America’s history of labor relations is like a game of tug-of-war. Over the years, pro-worker and pro-business factions have battled over labor rights. However, the labor market of our grandparents is not the labor market we live in today.
Our current situation is formulated from two laws that are vital to understanding how labor relations operate in the United States today.
President Franklin D. Roosevelt’s 1935 National Labor Relations Act, commonly referred to as the Wagner Act, allowed a company to decide whether the employees must be union and whether non-union employees would have to join a union to work. However, the Taft-Hartley Act, formally known as the Labor Management Relations Act of 1947, undid union requirements and authorized states to restrict unions, which birthed the modern “right-to-work” movement.
This “right-to-work” movement has spread across the United States in recent decades, and the number of “right-to-work” states has increased to 28. Though not a new idea, this renewed interest in “right-to-work” has become a dangerous political game with significant risks. Political attacks on organized labor ignore the purposes of labor unions. The ability to organize to obtain safe working conditions, livable wages, and benefits like health care and pensions, can be easily swept away by this political fad.
In a Huffington Post blog post, Democratic Rep. Mark Pocan from Wisconsin’s 2nd Congressional District commented on the importance of unions to the working class.
“The story of unions is the story of America’s middle class. Unions have been essential in gaining safer working conditions, better wages and benefits, and empowering workers to have a seat at the table.
According to the Bureau of Labor Statistics data, union workers’ wages are 27 percent greater than non-union workers’ wages. Seventy-nine percent of unionized workers receive health insurance from their employers, compared to only 49 percent of non-union workers. Seventy-six percent of union workers have guaranteed defined-benefit pension plans, compared to only 16 percent of non-union workers. Eighty-three percent of union workers receive paid sick leave compared to only 62 percent of non-union workers.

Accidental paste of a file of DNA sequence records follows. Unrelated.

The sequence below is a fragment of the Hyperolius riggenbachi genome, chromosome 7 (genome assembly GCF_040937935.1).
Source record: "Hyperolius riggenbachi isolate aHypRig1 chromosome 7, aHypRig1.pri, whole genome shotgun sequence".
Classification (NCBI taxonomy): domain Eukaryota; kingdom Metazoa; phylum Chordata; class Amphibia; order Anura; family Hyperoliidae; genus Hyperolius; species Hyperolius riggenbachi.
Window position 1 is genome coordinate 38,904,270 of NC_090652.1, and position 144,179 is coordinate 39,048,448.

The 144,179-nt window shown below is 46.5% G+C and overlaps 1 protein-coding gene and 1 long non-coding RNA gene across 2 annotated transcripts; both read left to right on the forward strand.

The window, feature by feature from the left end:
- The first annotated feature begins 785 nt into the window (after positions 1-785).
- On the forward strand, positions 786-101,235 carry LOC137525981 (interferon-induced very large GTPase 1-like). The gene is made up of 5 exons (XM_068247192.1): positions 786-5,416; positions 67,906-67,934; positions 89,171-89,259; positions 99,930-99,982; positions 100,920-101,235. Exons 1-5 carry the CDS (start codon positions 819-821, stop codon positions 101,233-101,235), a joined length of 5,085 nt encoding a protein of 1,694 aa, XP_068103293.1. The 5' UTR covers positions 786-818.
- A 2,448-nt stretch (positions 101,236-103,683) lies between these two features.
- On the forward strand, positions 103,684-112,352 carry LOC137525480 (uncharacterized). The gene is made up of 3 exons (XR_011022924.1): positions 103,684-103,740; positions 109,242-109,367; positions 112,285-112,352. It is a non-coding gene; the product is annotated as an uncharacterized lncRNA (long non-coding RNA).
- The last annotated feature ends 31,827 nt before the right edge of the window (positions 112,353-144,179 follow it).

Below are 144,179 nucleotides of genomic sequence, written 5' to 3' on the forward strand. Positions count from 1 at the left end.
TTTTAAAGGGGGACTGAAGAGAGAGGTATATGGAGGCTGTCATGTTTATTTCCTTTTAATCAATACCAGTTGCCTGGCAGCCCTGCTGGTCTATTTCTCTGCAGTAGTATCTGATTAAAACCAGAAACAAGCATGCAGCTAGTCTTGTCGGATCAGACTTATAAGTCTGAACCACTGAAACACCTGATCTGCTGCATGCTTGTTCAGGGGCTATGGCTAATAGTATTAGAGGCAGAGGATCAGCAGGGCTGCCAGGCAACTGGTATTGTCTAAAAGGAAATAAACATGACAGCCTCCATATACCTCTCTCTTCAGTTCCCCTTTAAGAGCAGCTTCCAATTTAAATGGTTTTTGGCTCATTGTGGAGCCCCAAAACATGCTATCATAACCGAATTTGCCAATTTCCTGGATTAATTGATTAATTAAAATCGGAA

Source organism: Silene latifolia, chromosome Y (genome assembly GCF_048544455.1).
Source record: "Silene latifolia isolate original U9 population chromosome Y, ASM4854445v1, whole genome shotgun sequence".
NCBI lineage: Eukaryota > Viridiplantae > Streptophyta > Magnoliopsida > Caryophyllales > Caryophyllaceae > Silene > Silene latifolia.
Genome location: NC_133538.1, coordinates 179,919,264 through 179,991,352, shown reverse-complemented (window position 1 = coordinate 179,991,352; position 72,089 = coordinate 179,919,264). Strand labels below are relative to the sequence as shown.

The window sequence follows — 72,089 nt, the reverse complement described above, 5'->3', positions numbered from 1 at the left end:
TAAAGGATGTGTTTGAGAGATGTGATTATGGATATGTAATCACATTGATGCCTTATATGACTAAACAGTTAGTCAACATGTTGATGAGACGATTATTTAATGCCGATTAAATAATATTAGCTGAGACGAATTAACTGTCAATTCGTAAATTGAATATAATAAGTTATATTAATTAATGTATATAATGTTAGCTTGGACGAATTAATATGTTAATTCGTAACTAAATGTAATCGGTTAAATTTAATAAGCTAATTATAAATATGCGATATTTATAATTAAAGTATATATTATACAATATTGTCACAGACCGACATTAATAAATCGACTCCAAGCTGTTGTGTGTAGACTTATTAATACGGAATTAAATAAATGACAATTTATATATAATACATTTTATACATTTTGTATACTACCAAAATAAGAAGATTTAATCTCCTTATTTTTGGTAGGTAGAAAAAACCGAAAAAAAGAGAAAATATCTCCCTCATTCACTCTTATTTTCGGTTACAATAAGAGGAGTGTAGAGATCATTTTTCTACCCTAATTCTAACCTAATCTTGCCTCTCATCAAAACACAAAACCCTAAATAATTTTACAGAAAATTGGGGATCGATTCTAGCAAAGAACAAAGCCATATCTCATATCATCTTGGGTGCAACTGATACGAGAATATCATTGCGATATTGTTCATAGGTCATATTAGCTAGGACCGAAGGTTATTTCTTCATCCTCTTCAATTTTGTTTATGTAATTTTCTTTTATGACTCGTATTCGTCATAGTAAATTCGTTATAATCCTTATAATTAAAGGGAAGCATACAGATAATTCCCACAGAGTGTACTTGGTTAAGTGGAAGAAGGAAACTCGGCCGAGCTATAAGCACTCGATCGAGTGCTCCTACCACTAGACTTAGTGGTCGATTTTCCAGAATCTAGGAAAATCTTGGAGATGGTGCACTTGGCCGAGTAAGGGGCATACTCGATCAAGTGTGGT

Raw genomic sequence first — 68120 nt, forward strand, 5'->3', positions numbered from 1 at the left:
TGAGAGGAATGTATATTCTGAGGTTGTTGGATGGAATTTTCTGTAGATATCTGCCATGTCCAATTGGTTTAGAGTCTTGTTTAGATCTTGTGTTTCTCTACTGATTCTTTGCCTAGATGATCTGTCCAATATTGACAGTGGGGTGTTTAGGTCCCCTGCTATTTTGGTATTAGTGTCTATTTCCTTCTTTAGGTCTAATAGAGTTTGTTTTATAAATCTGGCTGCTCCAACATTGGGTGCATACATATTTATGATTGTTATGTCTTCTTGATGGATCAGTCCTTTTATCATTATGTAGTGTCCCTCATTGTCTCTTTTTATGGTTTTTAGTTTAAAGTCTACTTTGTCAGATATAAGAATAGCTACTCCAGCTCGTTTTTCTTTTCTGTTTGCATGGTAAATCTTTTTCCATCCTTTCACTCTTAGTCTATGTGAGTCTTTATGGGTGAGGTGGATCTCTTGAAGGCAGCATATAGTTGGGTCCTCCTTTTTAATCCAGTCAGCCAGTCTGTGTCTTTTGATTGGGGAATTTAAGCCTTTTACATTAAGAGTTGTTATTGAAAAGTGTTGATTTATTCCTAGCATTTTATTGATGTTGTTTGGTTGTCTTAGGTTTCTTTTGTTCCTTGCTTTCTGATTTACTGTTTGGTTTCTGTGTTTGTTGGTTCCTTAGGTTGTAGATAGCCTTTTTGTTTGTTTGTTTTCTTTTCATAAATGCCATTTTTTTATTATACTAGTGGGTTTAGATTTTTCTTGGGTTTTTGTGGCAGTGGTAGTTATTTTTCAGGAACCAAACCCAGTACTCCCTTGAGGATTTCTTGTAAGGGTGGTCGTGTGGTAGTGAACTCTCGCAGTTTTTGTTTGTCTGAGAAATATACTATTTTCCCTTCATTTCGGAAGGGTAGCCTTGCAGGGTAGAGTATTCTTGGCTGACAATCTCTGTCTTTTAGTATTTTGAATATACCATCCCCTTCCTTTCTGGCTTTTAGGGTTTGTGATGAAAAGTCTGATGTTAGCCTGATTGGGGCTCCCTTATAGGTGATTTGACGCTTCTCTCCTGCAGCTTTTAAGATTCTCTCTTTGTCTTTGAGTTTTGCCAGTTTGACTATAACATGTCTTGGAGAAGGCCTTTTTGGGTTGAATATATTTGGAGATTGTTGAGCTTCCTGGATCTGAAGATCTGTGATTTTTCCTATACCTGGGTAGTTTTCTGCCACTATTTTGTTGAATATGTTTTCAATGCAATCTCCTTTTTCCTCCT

There is no doubt that unions benefit working families, but since the 1970s, union membership has been in serious decline and we have seen wages stagnate. One of the root causes of declining wages is that workers’ ability to join together and bargain for higher wages and better working conditions has been severely undermined. We have also seen targeted attacks against unions by Republicans all across the country including the passage of so-called ‘right to work’ laws, which further lower wages and weaken workplace protections.”
On a large scale, these attacks on unions have correlated with declining union membership and the stagnation of wages. These stagnant wages affect both union and non-union members of the working class.
Current Supreme Court cases like Janus v. AFSCME threaten to exacerbate attacks on unions and endanger a union’s ability to protect their members and the working class.
Corporations argue that labor is just one of their many costs and that labor comes and goes. Though they believe that workers can be easily replaced, they can’t. These workers fill strenuous, dirty, and complex jobs. These are the people that build our cars, teach our kids, construct our houses and businesses, pave our roads, deliver our mail, and keep us healthy.
With unions forming a last stand to preserve living wages and benefits, they deserve our political and legal protection. But how did we get here? And more importantly, how do we move forward?
Without acknowledging how we got into this situation, we will not be able to rectify this issue going forward.
Wages have remained relatively stagnant since the 1970s while the cost of living has increased. Jobs, especially in manufacturing, are hemorrhaging out of the United States. And to make all of these factors worse, political and corporate elites have used the working class as pawns in the sick game of politics.
Companies pretend to be “American,” but don’t use American made materials or employ American labor. Politicians promise to bring back manufacturing jobs and “fight” for the working family but pursue policies that hurt union members and the working class. Democrats refuse to acknowledge the loss of manufacturing jobs and the damage that trade deals and globalization have done to the manufacturing sector. They refuse to prioritize reviving the manufacturing sector as part of their main platform. Additionally, they favor tax-heavy policies that cut into working-class families’ already limited paychecks.
On the other hand, Republicans defend “right-to-work” laws that harm workers, appoint judges that deflate union protections, and attack Democratic connections to labor union leadership without regard to the actual members of the union itself.
This leaves it to all of us, not just one political party trying to gain an edge in the electorate, to work together to protect the hardest-working group of Americans for the good of the country.